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Dodgers top prospects 2016: No. 21, Kyle Farmer

Note: Farmer was originally ranked No. 20, but moved down a spot after the Dodgers' trade on Dec. 16, 2015.

Photo: Rich Crimi | Tulsa Drillers

Kyle Farmer entered the 2015 season as an intriguing catcher convert, but has ended it as a surefire major-league-quality player, albeit one with a limited ceiling. Farmer has hit his way through three levels (if you consider the Arizona Fall League a bar to cross), improving his defensive skills along the way. While Farmer has room to improve on the finer points of catching, his bat and utility are ready for at least a bench role at the major league level. Unfortunately, he just so happens to be in arguably the most top-heavy system for catching.

I did not rank Kyle Farmer last year, despite his tool set peaking my interest, but I could not find enough video to evaluate, and especially didn’t want to make a judgment without seeing him catch. One thing that was fairly evident before watching him play was the Kyle Farmer was going to be able to hit for average. Outside of tiring out down the stretch in Double-A Tulsa, Farmer hit .323 in High-A, .273 in Double-A, and is currently hitting .293 in the Arizona Fall League.

Farmer’s approach at the plate is a no frills approach. He’s short to the ball and leaves his barrel in the zone a long time. He looks to spray line drives into the left center gap to straight away center. His swing is geared for contact over power, he doesn’t demonstrate a significant load or weight transfer, and focuses instead on being short to the ball. He’s a strong enough guy and his line drive trajectory should still lend him 8-10 home runs across a full season.

Dodgers 2016 top prospects: Nos. 21-25 Nos. 26-30 Nos. 31-61 Overview

Kyle’s stocky build is better suited for catching than the shortstop position he occupied at the University of Georgia. He’s still athletic for a catcher and looks natural when asked to play at third base. He’s a solid overall runner underway, and a better than average runner for a catcher, but his overall speed is slightly below average. He’s an older prospect and has already physically developed, but has the requisite bulk and strength that should hold up over a full season behind the plate.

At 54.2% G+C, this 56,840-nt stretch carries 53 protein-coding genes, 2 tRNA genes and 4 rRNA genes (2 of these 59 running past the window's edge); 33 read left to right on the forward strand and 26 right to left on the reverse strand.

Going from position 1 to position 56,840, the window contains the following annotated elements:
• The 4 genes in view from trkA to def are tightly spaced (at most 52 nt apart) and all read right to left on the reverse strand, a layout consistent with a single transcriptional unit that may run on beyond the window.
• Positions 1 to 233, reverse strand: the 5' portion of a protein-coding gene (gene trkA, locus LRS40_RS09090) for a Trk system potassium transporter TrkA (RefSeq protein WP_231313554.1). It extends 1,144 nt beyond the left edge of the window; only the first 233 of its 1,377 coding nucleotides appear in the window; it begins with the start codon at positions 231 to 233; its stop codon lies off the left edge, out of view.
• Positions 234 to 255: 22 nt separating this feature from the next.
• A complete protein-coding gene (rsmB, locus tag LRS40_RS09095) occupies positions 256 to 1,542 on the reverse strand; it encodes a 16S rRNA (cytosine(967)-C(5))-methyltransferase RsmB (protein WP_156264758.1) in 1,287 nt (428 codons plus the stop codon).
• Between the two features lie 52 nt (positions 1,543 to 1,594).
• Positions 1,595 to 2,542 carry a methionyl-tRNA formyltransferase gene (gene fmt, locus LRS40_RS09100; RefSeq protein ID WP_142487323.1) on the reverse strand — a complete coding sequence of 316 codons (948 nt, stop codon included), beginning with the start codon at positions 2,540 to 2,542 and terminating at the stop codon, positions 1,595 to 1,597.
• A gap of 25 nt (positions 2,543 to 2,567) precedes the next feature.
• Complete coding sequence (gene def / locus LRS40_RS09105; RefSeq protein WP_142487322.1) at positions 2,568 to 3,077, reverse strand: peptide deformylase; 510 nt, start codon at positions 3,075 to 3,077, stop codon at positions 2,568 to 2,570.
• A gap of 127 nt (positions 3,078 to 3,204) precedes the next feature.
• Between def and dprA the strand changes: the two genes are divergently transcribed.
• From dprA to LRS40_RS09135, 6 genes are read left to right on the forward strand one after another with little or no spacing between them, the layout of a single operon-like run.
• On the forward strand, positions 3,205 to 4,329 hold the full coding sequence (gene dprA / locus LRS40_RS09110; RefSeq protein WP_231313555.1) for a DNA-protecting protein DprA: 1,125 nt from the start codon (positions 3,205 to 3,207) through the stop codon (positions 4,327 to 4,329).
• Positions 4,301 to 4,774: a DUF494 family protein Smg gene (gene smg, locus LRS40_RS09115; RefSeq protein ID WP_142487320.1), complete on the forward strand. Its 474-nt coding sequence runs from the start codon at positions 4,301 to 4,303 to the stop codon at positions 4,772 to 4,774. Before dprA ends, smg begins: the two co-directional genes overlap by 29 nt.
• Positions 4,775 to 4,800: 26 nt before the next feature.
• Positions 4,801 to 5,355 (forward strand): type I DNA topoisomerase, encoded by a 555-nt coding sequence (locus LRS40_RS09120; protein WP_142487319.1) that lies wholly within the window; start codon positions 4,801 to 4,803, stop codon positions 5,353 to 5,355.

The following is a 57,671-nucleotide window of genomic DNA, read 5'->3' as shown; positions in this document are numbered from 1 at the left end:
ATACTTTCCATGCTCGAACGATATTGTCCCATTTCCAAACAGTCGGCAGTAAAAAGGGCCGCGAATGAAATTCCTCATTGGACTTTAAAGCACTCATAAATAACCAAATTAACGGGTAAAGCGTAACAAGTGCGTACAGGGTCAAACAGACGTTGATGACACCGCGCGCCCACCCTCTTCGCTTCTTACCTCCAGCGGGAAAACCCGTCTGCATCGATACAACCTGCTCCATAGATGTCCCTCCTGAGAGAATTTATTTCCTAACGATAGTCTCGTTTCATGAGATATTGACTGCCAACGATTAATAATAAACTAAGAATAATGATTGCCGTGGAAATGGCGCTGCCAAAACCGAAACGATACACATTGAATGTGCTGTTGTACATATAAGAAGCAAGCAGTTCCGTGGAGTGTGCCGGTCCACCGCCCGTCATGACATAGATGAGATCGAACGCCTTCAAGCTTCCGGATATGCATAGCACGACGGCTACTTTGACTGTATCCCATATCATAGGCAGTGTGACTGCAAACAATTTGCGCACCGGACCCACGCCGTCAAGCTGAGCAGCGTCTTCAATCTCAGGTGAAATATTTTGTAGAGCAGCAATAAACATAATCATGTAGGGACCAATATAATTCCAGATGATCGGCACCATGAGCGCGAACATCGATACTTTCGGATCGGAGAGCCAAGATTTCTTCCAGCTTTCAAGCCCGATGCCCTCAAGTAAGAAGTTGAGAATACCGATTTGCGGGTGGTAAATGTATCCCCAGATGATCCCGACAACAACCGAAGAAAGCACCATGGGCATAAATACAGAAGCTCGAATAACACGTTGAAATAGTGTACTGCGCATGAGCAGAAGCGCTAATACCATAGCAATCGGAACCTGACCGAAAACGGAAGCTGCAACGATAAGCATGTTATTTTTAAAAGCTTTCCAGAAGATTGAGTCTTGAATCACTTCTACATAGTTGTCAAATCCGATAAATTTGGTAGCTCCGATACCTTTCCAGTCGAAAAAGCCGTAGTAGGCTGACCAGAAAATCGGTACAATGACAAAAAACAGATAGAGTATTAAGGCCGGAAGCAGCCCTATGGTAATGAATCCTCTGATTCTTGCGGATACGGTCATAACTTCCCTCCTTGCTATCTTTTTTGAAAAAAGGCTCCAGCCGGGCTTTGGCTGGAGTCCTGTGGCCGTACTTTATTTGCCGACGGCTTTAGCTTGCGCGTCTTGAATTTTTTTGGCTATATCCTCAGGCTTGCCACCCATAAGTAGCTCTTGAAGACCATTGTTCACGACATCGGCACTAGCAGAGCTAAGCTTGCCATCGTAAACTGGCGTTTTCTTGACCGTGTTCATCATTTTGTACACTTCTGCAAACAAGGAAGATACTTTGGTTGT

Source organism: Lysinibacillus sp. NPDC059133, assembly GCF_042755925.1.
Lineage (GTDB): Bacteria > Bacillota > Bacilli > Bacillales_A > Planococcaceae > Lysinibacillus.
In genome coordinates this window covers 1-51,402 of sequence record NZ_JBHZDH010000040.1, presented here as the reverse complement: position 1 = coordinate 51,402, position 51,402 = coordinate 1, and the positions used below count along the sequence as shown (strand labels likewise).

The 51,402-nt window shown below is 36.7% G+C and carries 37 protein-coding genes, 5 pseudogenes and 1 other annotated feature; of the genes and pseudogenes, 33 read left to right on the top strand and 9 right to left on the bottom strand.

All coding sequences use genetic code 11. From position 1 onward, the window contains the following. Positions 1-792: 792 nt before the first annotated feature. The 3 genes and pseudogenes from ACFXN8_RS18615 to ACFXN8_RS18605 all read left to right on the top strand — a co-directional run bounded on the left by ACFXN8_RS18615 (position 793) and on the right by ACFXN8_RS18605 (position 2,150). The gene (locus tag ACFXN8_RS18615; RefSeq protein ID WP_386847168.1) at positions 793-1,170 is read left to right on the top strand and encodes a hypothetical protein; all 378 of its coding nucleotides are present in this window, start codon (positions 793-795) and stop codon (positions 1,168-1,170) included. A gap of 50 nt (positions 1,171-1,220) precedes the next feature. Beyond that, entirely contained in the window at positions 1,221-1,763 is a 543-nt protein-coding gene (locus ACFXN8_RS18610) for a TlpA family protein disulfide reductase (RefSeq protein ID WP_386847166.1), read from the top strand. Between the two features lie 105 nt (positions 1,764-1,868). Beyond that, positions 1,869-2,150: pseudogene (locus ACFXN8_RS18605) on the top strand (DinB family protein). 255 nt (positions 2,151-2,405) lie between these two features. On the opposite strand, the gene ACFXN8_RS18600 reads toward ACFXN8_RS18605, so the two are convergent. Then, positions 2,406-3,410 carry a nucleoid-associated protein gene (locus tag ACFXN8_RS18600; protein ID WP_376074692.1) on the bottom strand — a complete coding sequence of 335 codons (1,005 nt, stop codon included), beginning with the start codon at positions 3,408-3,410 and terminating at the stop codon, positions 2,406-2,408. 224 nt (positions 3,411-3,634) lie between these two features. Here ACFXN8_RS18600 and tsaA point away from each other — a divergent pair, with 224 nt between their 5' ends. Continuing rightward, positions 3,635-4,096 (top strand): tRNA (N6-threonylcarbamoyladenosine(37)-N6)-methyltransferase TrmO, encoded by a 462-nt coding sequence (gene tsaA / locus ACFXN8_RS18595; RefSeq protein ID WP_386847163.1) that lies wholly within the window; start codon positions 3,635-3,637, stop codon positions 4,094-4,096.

I’ve only had a few looks at Farmer behind the plate, but his transition to catching seems to be coming along nicely. His quiet, soft hands that he honed at shortstop serve him well in receiving, though he is still refining his technique on framing balls around the plate. He’s quick twitched enough to block or smother balls in the dirt, but needs more reps at the upper levels to recognize pitches and quicken his reactions.

Farmer is already a plus backstop in controlling the running game. He has a strong arm that grades above average for arm strength, but his release is quick and his throws are accurate. Farmer had a 42-percent caught stealing rate in both the California and Tulsa League. As speed starts to regain prominence in the league, Kyle’s ability to control the running game will be a particularly appealing asset.

Farmer’s defensive utility is not just limited to catching, as he spent some time at third base in the Texas League. He’s not the rangiest defender, his first step quickness likely eroding from the wear and tear of squatting behind the plate, but Farmer has soft hands and solid footwork trained from growing up a shortstop. Kyle’s strong arm serves him well at third base as it does behind the plate. I wouldn’t peg his overall defense as above average, but he’s a competent third baseman that would best serve him in a bench role where he could understudy catcher, third, and first base (he has no games played at first base, but I’m confident his soft hands would work at the position).

It’s this suggested bench role that Farmer might ultimately be best suited for in Los Angeles. Farmer’s overall profile suggests a .270 hitter with less value in on base percentage and slugging, but capable of defending at least two positions, catching being the most valuable. Gains in pitch framing and slugging (talking small improvement, like reaching a .120 isolated slugging percentage) could see take him to first team regular/second division starter.

The problem Farmer faces lies in the names ahead of Farmer on the depth chart. Yasmani Grandal is an All-Star performer when healthy, A.J. Ellis has the support of the pitching staff and a bounce-back 2015, and Austin Barnes is on the same developmental path but with superior offensive skills. It pains me to suggest that Farmer’s best value to the Dodgers is as a trade chip, because catchers are so hard to develop and he’s becoming a personal favorite, but he’s not expected to be more valuable than Grandal or Barnes.

It’s unclear just where we can expect Farmer to start the season, and that might not be clear until Spring Training. If every catcher is healthy to start the year, Farmer likely heads to Tulsa rather than share duties with Barnes in AAA. Should Grandal need more time for his shoulder to recover or Barnes is able to break camp as third catcher/utility player, then Farmer could go to Oklahoma City. However, Farmer is one of the better trade chips in the organization, and could be on the move this off-season. I’d almost place even odds on either outcome, but regardless, Farmer is a bat ready catcher that just needs the right opportunity.

2016 top Dodgers prospects list